Flashcards in Module 6 – Personality and Recognition Deck (12)
Define 'equality of States'.
State equality judicially, sovereign rights, duty to respect other States, respect State territory and political independence, develop own political, social, economic and cultural systems, act in good faith and live in peace (1970 Declaration on Principles of International Law).
What is the significance of 'recognition'?
Recognition is the political discretion of states to acknowledge the existence of other States.
What is "declaratory theory"?
(Declaratory) a State exists as soon as it meets certain criteria, such as those in the Montevideo Convention.
What is the "constitutive theory"?
(Constitutive) a State only exists where it is recognised by other States.
What are the criteria for Statehood?
(a) a permanent population, (b) defined territory, (c) government, and (c) capacity to enter into relations with other States (Montevideo Convention on the Rights and Duties of States (1933), Article 1.
Describe the significance of the Rights of Nationals of the USA in Morocco.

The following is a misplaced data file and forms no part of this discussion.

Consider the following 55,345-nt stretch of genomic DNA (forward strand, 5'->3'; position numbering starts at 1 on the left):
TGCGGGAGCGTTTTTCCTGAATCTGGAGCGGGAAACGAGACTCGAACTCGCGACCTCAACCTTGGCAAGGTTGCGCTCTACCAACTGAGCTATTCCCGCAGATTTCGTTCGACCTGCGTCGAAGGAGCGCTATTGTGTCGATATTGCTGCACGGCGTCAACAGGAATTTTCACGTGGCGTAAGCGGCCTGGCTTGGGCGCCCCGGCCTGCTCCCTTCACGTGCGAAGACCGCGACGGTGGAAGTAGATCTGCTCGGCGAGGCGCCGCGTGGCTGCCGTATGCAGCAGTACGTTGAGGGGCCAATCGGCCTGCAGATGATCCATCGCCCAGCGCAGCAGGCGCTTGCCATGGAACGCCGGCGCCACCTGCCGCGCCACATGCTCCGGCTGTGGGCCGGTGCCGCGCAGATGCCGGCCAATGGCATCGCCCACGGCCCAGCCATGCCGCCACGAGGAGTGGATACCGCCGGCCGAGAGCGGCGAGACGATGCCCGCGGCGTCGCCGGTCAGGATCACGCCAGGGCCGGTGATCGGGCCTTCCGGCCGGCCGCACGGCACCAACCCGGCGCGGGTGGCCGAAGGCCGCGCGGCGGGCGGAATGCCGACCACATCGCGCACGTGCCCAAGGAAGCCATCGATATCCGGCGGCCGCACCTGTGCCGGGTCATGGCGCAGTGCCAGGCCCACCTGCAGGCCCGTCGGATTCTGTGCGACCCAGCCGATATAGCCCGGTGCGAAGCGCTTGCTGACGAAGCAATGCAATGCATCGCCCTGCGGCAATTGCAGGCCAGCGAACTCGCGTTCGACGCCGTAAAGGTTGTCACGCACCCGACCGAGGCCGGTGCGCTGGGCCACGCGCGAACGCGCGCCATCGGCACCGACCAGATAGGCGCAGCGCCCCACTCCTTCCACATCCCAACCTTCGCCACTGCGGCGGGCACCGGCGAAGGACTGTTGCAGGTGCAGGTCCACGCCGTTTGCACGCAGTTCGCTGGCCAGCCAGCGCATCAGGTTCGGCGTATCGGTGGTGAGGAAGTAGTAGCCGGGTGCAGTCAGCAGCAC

(1962, ICJ) Morocco was a protectorate of France (Treaty of Fez, 1912). Morocco remained a sovereign state, but had a 'contractual relationship' granting exercise of its sovereign powers to France.
Describe UNSC resolution 541.
(1983) invalidated the creation of the Turkish Republic of Northern Cyprus, declared by Turkey. States created by illegal use of force not likely to be recognised under International Law.
Describe the principles of 'self determination'.
Right as part of customary international law; most common with former colonies post-WWII (eg. Congo, Guinea-Bissau, Bosnia-Herzegovina), also countries with national liberation movements (East Timor, Palestine).
Describe Article 27 of the ICCPR.
(Article 27 ICCPR) Protection of ethnic, religious or linguistic communities to meet.
Describe the legal personality of transnational corporations.
Limited international legal personality to resolve commercial disputes against States (Convention on Settlement of Investment Disputes, 1965)
Describe the Danzig Railway case.
(PCIJ 1928) individuals traditionally have no international legal standing (note: exception with human rights cases).